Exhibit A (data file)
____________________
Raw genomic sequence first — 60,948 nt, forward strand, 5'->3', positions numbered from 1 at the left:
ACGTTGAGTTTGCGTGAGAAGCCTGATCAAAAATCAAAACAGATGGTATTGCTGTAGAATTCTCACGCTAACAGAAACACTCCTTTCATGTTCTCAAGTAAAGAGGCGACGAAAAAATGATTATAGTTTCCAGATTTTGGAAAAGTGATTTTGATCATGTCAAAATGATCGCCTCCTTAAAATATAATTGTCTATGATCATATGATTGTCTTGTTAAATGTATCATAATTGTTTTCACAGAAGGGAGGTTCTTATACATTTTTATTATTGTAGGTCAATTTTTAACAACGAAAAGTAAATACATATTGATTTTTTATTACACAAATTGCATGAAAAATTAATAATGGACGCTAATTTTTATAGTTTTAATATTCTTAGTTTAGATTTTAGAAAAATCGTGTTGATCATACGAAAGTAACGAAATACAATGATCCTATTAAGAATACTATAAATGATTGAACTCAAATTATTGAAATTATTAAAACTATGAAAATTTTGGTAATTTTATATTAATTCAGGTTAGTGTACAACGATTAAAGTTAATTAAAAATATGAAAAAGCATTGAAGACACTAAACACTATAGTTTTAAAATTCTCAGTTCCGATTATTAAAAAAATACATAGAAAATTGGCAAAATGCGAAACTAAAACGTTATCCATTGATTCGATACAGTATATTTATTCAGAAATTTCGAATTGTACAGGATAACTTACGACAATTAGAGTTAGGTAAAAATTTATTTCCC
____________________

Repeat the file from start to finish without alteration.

Raw genomic sequence first — 60,948 nt, forward strand, 5'->3', positions numbered from 1 at the left:
ACGTTGAGTTTGCGTGAGAAGCCTGATCAAAAATCAAAACAGATGGTATTGCTGTAGAATTCTCACGCTAACAGAAACACTCCTTTCATGTTCTCAAGTAAAGAGGCGACGAAAAAATGATTATAGTTTCCAGATTTTGGAAAAGTGATTTTGATCATGTCAAAATGATCGCCTCCTTAAAATATAATTGTCTATGATCATATGATTGTCTTGTTAAATGTATCATAATTGTTTTCACAGAAGGGAGGTTCTTATACATTTTTATTATTGTAGGTCAATTTTTAACAACGAAAAGTAAATACATATTGATTTTTTATTACACAAATTGCATGAAAAATTAATAATGGACGCTAATTTTTATAGTTTTAATATTCTTAGTTTAGATTTTAGAAAAATCGTGTTGATCATACGAAAGTAACGAAATACAATGATCCTATTAAGAATACTATAAATGATTGAACTCAAATTATTGAAATTATTAAAACTATGAAAATTTTGGTAATTTTATATTAATTCAGGTTAGTGTACAACGATTAAAGTTAATTAAAAATATGAAAAAGCATTGAAGACACTAAACACTATAGTTTTAAAATTCTCAGTTCCGATTATTAAAAAAATACATAGAAAATTGGCAAAATGCGAAACTAAAACGTTATCCATTGATTCGATACAGTATATTTATTCAGAAATTTCGAATTGTACAGGATAACTTACGACAATTAGAGTTAGGTAAAAATTTATTTCCC